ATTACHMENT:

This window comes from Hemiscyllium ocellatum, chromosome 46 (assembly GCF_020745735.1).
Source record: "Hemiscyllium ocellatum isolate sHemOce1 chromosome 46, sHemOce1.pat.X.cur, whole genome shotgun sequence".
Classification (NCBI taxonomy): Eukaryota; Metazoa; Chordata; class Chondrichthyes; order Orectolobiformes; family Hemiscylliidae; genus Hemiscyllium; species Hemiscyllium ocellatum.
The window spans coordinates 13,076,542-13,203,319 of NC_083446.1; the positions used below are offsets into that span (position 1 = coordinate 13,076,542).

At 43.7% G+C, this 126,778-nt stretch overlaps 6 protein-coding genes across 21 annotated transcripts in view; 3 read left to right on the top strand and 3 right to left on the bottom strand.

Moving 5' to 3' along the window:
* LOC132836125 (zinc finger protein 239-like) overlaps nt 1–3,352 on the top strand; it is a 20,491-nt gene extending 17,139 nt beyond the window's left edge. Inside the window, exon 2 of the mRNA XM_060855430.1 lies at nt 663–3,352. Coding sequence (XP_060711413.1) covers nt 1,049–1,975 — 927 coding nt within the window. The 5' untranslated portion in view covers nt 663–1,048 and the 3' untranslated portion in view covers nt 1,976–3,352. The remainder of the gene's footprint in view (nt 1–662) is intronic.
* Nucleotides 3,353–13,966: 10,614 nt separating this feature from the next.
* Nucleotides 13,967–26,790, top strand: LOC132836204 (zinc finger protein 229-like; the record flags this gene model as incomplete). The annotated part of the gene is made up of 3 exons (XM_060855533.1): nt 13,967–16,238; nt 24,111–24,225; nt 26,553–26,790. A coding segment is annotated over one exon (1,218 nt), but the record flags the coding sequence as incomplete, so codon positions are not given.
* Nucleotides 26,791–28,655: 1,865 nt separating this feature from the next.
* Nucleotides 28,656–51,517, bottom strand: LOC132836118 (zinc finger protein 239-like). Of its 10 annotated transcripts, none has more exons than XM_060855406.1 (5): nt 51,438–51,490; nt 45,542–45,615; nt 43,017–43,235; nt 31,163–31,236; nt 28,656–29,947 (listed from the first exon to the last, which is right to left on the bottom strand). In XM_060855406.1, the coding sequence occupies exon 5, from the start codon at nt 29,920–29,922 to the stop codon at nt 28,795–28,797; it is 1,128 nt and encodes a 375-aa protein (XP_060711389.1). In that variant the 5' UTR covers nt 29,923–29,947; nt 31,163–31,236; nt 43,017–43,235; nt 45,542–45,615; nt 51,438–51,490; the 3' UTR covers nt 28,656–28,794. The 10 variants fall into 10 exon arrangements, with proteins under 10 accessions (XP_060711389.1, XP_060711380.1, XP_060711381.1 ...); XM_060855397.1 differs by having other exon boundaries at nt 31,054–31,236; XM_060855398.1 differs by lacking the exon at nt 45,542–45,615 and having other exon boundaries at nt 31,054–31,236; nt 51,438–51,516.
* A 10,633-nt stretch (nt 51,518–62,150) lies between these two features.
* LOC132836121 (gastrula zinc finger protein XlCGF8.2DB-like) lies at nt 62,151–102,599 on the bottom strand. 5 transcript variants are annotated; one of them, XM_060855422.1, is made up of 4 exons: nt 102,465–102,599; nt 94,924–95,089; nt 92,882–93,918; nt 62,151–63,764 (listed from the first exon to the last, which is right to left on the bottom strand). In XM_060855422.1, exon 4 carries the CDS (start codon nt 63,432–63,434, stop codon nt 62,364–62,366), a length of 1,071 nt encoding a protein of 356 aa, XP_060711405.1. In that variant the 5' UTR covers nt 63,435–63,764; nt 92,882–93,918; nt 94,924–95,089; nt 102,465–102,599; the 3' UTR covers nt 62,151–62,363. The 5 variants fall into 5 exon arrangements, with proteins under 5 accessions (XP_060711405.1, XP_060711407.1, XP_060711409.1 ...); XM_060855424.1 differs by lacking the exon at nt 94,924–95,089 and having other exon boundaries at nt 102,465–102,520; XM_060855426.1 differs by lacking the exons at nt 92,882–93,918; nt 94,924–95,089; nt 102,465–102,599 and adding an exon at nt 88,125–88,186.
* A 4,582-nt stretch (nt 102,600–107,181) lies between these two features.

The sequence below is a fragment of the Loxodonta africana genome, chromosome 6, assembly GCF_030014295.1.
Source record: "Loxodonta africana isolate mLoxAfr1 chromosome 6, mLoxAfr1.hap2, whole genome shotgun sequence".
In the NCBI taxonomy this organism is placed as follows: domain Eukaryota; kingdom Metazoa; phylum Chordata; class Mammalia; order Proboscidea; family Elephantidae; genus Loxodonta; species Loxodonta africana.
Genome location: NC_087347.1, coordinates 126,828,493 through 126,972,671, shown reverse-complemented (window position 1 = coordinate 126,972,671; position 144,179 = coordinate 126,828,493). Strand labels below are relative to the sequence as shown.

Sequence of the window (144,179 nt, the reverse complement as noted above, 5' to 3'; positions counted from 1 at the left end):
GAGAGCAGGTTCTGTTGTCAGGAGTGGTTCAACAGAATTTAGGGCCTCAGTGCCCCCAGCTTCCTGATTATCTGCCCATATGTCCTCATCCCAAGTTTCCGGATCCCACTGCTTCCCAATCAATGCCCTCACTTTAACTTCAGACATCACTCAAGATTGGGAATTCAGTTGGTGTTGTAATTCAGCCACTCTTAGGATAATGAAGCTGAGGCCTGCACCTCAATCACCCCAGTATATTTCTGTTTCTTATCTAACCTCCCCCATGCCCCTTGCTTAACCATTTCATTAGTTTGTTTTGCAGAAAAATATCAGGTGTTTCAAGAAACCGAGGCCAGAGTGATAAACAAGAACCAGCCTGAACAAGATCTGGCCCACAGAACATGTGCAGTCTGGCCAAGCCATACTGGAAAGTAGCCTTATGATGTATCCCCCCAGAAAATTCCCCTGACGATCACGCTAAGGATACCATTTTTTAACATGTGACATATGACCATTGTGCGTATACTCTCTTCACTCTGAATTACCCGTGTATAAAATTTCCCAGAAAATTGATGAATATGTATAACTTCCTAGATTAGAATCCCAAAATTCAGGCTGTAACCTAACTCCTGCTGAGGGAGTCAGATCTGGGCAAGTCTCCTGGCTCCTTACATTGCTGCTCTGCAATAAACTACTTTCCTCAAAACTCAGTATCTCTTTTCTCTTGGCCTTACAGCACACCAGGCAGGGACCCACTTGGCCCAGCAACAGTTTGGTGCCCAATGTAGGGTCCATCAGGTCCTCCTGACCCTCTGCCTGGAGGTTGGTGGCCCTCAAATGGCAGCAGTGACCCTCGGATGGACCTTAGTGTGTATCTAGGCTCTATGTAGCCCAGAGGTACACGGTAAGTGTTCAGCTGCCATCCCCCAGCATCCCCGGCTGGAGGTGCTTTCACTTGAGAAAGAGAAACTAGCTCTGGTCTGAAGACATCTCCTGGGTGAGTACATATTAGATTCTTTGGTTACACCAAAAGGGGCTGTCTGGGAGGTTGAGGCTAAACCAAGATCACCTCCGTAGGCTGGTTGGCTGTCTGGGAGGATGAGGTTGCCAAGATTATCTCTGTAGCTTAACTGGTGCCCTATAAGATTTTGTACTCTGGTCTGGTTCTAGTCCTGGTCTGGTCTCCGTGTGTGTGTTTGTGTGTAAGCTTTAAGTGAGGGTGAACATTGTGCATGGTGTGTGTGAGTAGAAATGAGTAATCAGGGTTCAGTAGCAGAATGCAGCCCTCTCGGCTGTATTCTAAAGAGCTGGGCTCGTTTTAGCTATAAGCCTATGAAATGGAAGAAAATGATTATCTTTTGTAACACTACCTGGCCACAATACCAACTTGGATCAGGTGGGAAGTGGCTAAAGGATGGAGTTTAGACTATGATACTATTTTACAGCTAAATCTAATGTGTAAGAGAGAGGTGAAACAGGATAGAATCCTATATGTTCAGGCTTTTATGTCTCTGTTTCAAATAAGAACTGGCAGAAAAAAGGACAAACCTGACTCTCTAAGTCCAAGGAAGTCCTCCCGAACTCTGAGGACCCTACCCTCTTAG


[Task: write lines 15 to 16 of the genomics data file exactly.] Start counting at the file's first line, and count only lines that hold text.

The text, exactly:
The sequence below is a fragment of the Loxodonta africana genome, chromosome 6, assembly GCF_030014295.1.
Source record: "Loxodonta africana isolate mLoxAfr1 chromosome 6, mLoxAfr1.hap2, whole genome shotgun sequence".